US stocks close at record high, rebounding from Covid crash

Investors look past fresh tensions between the US and China over Huawei

The S&P 500 closed at a record high on Tuesday, rebounding from huge losses triggered by the coronavirus pandemic and crowning one of the most dramatic recoveries in the index's history.

Trillions of dollars in fiscal and monetary stimulus have made Wall Street flush with cash, pushing yield-seeking investors into equities. Amazon and other high growth technology-related stocks have been viewed as the most reliable to ride out the crisis, while investors looked past fresh tensions between Washington and Beijing over Huawei.

London stocks fell as lower oil prices and lacklustre earnings reports from mining company BHP and outsourcing firm Capita sparked a round of profit-taking. European stocks edged marginally higher.


The Iseq in Dublin stayed virtually flat on thin trading volumes, helped by a solid performance from the banks, which made up for dips at some of the exchange’s trade heavy hitters.

AIB rose more than 4 per cent to close the session at just under €1.08 per share. Meanwhile, Bank of Ireland closed ahead by 1.2 per cent to €1.90. Recruiter CPL Resources also rose by more than 2 per cent to €7.25, as the numbers at work rise and those on State supports continue to fall.

Big Irish commercial players performed poorly. Paper and packaging giant Smurfit Kappa fell 1.7 per cent to €30.40. Food and ingredients group Glanbia fell 2 per cent to close at €9.08.


Dalata hotel group fell more than 3.7 per cent to €2.46. Its fall came as Davy stockbrokers warned that investors were ignoring "positive developments" at the company, which has suffered due to the State's onerous restrictions on travel, which has devastated tourism.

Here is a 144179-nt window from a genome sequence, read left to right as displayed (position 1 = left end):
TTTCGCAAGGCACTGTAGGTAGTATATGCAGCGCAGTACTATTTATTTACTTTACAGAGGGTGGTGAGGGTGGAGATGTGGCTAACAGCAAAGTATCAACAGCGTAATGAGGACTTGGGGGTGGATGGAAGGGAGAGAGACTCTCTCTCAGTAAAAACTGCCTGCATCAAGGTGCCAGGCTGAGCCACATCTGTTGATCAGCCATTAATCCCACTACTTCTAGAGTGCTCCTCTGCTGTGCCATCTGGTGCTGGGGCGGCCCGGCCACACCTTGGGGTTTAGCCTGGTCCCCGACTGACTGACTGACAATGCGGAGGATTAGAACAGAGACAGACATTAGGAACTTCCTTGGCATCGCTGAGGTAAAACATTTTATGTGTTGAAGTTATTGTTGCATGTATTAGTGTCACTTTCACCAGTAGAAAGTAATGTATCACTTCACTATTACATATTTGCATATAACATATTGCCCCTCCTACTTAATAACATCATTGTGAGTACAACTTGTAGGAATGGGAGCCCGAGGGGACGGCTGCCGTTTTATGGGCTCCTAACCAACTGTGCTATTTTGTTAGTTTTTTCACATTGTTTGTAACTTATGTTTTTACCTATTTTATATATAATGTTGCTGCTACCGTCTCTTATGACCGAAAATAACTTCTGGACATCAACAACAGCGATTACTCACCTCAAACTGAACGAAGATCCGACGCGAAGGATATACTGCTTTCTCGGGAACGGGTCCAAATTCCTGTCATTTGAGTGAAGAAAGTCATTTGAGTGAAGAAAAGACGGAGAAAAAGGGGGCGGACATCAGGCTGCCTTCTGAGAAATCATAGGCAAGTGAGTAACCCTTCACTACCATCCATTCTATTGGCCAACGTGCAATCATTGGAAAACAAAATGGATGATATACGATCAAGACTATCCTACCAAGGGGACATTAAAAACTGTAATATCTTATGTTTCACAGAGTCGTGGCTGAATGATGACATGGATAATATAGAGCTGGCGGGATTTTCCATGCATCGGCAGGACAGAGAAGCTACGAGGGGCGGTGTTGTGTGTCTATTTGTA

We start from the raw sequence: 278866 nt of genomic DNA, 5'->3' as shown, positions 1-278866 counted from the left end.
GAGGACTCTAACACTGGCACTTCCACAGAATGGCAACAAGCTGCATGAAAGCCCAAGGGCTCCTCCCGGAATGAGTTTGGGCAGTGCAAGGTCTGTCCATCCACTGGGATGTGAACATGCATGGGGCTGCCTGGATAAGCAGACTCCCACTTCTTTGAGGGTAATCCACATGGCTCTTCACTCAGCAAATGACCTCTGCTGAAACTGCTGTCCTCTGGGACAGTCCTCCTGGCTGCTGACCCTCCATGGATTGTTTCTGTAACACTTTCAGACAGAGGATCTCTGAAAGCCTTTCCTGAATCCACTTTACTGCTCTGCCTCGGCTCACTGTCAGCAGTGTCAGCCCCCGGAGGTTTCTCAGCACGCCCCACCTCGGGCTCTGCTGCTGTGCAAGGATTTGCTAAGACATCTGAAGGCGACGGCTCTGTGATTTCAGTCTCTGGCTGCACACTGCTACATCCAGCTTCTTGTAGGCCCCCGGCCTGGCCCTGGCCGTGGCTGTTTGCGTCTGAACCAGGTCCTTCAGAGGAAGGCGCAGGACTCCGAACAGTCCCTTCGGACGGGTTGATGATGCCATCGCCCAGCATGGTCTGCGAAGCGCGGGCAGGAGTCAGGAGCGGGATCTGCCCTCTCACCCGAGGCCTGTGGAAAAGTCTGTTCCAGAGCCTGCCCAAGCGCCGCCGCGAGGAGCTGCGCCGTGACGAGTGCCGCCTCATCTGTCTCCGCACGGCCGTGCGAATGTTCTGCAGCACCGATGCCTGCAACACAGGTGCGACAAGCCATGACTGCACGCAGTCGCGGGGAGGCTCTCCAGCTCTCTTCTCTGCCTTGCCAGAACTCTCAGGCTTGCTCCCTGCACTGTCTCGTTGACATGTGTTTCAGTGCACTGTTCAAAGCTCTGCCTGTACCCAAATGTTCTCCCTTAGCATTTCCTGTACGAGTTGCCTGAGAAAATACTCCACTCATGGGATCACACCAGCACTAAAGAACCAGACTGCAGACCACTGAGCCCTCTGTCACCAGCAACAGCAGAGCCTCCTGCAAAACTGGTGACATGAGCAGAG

The blue-chip Ftse 100 was down 1 per cent, wiping out gains made in the previous session, while the mid-cap Ftse 250 slipped 0.9 per cent.

Mining group BHP, among the heavyweights on the Ftse 100, slipped 2.7 per cent after reporting a lower-than-expected annual profit. The wider mining index fell 1 per cent, but was still among the handful of Ftse subindexes close to breaking even for the year.

Persimmon jumped 8 per cent after it said it would reinstate its dividend after an "excellent start" to the second half of the year, but posted a plunge in first-half profit.

Capita plunged 20.3 per cent after posting a £28.5 million (€31.6 million) loss for the first half of 2020.

Retailer Marks & Spencer slid about 5 per cent after saying it planned to cut a further 7,000 jobs due to the Covid-19 pandemic. Its Irish operations are unlikely to be affected.


Most major European markets were asleep for most of the session, edging only marginally higher as travel restrictions continued to weigh on sentiment. The German Dax increased 0.17 per cent, while the French Cac moved 0.21 per cent higher.

After hovering in positive territory earlier in the session, the pan-European Stoxx 600 turned decidedly lower in afternoon trading. The index closed down 0.6 per cent, still 15 per cent below its record high.

Banks and energy sectors were among the biggest drags on the Stoxx 600, down more than 1 per cent, with the latter hit by a slide in oil prices.

Danish jewellery maker Pandora tumbled 7.5 per cent as it expected sales to decline this year by up to a fifth, despite having reopened nearly all its stores.


The S&P 500 reclaimed record highs last seen before the onset of the coronavirus crisis in February.

Home building has shown some strength, with US housing starts picking up for a third straight month in July, but a reaction to strong results for Home Depot quickly evaporated as investors worried about the outlook going forward.

Earnings from Walmart also underlined that some areas of consumption had remained resilient through the pandemic, but its shares, too, quickly faltered.

Home Depot's smaller rival Lowe's Cos and supermarket operator Target edged lower ahead of their quarterly earnings on Wednesday. Kohl's Corp fell 15.4 per cent despite beating estimates for net sales. – Additional reporting: Reuters/PA

Mark Paul

Mark Paul

Mark Paul is London Correspondent for The Irish Times